How’s your Spanish going? Getting better? Feeling more able to understand texts and even people in real life? Great! I’m sure you can speak about most day-to-day topics in a relaxed environment. But what happens when you try to “play it cool”? Well, you’ll probably find native Spanish speakers make a weird face when you try to directly translate your everyday English expressions. I agree, […]Read More
How do we use alguno, ninguno, alguien, algo, nadie, nada…? Indefinite Pronouns can be tricky. Especially when you try to translate them. Some = Algunos Any = Ningunos Some? = ¿Algunos? > Why? It gets harder when you also want to use Somebody, Something = Alguien, Algo Anybody, Anything = Nadie, Nada …Anybody, Anything? = …Alguien, Algo? Here you can find an explanation of […]Read More
And what you usually get in a Mexican / Spanish / Argentinian / Peruvian / Colombian restaurant is usually a mix of all those cuisines in the same place.
Where is the food I am eating from?
Let me tell you: tacos are not Spanish. Paella is not Latin American. And burritos, well, they just don’t exist outside the US.
Seriously? Yeah. And wait, there’s more.
But don’t worry, let’s make it clear so next time you can impress your friends at the restaurant. Your preferred Spanish teacher to the rescue!
Which are Mexican Dishes?
- Tacos: Yes, they are quintessentially Mexican. But probably the tacos you know aren’t the same ones that the ones actually served in Mexico. This is how they really look like:
- Flautas: I’ve heard you call them “taquitos”. Well, they’re a different thing, because they are fried, they don’t have any sauce or extra ingredients inside, and they’re so slim!
- Mole poblano: This is a delicious combination of chile, chocolate and spices that is hard to find outside Mexico. But, if you’re there, you can’t miss it!
- Guacamole: It’s Mexican, but again, a different (and of course spicier) than the avocado sauce you’re used to.
- Burritos: Not a Mexican dish at all!
Which are Spanish Dishes?
- Paella: The most known Spanish dish. A mix of rice, spices, and your choice of protein. But we have many different ways of making paella. Do you know “arroz negro”? (blackened because of squid ink!)
- Tortilla de patatas: (not to be mistaken with Mexican corn tortillas). The signature dish of every Spaniard outside the country (it’s deceivingly easy to prepare.
- Gazpacho: A cold tomato soup, perfect for the extremely hot summer in Southern Spain. You can drink it or have it with a spoon (the thicker version is called “Salmorejo”).
- Patatas bravas: To be honest, it’s not a highly sophisticated recipe, just fried medium-sized potato chunks. But the sauce it’s spicy and exciting and they’re so fun to eat with a “caña” (small draft beer)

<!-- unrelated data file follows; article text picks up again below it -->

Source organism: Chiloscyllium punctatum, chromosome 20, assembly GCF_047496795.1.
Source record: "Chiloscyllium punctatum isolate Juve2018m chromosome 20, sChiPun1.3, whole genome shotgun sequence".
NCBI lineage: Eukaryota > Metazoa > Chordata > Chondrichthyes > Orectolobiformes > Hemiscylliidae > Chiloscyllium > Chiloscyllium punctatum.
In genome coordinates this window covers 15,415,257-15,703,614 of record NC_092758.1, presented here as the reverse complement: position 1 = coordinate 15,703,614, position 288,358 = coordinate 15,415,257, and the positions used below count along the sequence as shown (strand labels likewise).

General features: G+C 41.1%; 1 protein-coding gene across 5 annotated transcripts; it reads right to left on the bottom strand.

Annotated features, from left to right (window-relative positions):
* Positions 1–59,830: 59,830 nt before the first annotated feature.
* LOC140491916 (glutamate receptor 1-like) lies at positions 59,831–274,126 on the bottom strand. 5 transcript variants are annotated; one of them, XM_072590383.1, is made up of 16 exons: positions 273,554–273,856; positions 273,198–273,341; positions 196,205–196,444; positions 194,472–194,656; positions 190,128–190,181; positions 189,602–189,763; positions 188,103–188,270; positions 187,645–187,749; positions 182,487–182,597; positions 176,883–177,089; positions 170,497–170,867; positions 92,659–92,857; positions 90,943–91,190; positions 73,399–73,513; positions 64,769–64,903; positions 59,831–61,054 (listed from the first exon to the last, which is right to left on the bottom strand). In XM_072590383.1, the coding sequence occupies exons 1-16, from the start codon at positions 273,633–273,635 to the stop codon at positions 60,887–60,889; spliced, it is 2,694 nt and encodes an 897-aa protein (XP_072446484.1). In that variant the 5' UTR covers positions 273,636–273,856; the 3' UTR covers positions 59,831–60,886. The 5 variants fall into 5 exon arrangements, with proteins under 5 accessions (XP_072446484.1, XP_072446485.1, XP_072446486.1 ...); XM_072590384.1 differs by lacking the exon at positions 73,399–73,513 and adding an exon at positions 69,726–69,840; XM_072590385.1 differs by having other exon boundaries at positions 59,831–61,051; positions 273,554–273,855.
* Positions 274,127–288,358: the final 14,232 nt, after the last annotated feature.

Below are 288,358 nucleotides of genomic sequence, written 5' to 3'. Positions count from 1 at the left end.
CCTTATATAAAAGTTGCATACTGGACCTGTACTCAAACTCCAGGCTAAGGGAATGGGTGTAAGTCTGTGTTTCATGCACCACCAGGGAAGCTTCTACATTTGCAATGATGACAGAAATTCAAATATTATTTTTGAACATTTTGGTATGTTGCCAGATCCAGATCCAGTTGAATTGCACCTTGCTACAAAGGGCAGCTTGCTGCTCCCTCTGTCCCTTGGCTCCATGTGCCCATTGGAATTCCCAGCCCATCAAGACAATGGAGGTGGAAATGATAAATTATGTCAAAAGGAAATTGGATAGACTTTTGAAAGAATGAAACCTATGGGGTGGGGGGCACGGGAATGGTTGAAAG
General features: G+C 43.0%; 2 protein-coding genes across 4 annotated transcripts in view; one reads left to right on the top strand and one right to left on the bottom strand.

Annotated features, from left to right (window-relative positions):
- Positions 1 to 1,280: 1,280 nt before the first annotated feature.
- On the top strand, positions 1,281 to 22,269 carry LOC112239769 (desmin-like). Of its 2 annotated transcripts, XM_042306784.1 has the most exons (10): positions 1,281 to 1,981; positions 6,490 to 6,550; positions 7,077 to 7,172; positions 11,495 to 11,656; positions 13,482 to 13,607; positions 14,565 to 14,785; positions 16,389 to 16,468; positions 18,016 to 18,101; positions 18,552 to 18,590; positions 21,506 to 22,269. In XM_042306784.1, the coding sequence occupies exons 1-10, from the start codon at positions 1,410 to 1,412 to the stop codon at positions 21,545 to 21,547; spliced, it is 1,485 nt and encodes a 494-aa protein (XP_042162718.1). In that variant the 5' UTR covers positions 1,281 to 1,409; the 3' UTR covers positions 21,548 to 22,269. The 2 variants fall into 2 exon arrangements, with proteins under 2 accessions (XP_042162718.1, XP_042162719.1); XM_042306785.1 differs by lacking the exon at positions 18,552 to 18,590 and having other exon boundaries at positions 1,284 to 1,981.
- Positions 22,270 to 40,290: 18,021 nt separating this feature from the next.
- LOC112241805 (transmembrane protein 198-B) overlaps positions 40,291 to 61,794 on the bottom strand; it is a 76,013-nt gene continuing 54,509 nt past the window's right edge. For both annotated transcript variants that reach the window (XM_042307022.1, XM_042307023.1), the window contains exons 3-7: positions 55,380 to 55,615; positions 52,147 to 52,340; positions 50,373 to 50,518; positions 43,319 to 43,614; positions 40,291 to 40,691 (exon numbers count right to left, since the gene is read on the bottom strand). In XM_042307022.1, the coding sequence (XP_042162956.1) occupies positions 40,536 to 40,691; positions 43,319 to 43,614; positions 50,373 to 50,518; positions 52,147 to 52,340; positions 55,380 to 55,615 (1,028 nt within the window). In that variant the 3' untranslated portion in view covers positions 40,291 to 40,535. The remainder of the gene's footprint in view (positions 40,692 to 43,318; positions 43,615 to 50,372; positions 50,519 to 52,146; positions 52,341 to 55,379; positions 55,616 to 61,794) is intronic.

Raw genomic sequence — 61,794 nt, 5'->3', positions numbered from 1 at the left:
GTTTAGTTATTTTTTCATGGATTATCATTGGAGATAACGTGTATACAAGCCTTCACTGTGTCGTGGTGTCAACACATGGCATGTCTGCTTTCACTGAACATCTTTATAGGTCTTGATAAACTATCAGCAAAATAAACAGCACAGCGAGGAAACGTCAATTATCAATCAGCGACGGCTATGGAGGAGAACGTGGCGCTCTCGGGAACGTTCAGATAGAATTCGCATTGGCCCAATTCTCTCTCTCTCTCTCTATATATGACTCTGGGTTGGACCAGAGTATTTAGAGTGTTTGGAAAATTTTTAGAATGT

Which are Argentinian dishes?
- Dulce de leche: Sold everywhere, it’s a delicious and very sweet paste made from sweetened milk cooked for a long time. Perfect from the jar to your mouth
- Chimichurri: I love this sauce, it’s perfect for barbecue, and pretty with the green color from its parsley, cilantro and oregano. Tasty!
- Mate: This drink is everywhere in Argentinian’s lives. They have a very specific routine for having it, similar to the “tea time” of the British. A special day-to-day moment to share with a native speaker using your new acquired Spanish skills.
Which are Peruvian dishes?
- Ceviche: A delicious combination of marinated fish and seafood that is prepared differently in each home. Yes, it’s Peruvian!
- Pisco sour: A very special combination of Pisco, the Peruvian national drink made from “pisco” grapes, and lime. There’s an ongoing debate about whether pisco comes originally from Perú or Chile (where Pisco Sour is extremely popular as well).
- Ají de gallina: A dish where the protagonist is ají amarillo, a delicious Peruvian chile, and anything else.
Which are Colombian dishes?
- Arepas: The onmipresent “bread” made of corn dough, fried, and eaten with sweet or sour filling (or none). Enjoy!
- Bandeja paisa: A combination of everything that you can find in Latin America.
What else have you tried?
There are so many dishes to try and so many flavors to taste that many of them will inevitably remain unlisted.
But, at least, next time you go to a Spanish-speaking restaurant, you’ll know where the cook is from 😉
Ideally, we shouldn’t spend so much time on Facebook. But, at the end, we all do. So, at least, you could learn some Spanish in the meantime! Let me present you a selection of tips on how you can use Facebook to learn and improve your Spanish. Why Learn Spanish with Facebook? You are already there, so you won’t have to actively look for new content every […]Read More